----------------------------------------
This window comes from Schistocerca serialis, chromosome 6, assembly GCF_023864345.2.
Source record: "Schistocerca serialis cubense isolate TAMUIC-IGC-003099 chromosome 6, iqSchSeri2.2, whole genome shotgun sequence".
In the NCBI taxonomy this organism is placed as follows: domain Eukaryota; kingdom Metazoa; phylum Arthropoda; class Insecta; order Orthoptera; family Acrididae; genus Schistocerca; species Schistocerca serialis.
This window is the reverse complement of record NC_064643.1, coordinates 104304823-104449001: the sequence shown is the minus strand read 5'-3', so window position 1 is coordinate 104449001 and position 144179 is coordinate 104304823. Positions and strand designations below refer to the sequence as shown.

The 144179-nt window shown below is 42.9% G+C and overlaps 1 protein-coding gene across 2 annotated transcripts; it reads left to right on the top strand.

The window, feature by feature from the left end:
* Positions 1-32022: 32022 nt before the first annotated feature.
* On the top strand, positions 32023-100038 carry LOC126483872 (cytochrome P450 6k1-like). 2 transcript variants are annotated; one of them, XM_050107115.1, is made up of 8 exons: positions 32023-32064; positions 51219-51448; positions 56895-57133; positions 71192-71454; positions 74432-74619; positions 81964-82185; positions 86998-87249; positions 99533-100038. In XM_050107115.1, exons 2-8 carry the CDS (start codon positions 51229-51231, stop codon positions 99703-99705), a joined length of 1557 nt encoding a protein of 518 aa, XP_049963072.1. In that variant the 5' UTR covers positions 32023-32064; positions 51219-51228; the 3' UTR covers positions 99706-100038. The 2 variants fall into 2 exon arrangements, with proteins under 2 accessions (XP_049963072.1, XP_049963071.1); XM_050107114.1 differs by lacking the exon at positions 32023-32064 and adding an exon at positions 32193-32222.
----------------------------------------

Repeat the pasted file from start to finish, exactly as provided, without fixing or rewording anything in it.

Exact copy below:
This window comes from Schistocerca serialis, chromosome 6, assembly GCF_023864345.2.
Source record: "Schistocerca serialis cubense isolate TAMUIC-IGC-003099 chromosome 6, iqSchSeri2.2, whole genome shotgun sequence".
In the NCBI taxonomy this organism is placed as follows: domain Eukaryota; kingdom Metazoa; phylum Arthropoda; class Insecta; order Orthoptera; family Acrididae; genus Schistocerca; species Schistocerca serialis.
This window is the reverse complement of record NC_064643.1, coordinates 104304823-104449001: the sequence shown is the minus strand read 5'-3', so window position 1 is coordinate 104449001 and position 144179 is coordinate 104304823. Positions and strand designations below refer to the sequence as shown.

The 144179-nt window shown below is 42.9% G+C and overlaps 1 protein-coding gene across 2 annotated transcripts; it reads left to right on the top strand.

The window, feature by feature from the left end:
* Positions 1-32022: 32022 nt before the first annotated feature.
* On the top strand, positions 32023-100038 carry LOC126483872 (cytochrome P450 6k1-like). 2 transcript variants are annotated; one of them, XM_050107115.1, is made up of 8 exons: positions 32023-32064; positions 51219-51448; positions 56895-57133; positions 71192-71454; positions 74432-74619; positions 81964-82185; positions 86998-87249; positions 99533-100038. In XM_050107115.1, exons 2-8 carry the CDS (start codon positions 51229-51231, stop codon positions 99703-99705), a joined length of 1557 nt encoding a protein of 518 aa, XP_049963072.1. In that variant the 5' UTR covers positions 32023-32064; positions 51219-51228; the 3' UTR covers positions 99706-100038. The 2 variants fall into 2 exon arrangements, with proteins under 2 accessions (XP_049963072.1, XP_049963071.1); XM_050107114.1 differs by lacking the exon at positions 32023-32064 and adding an exon at positions 32193-32222.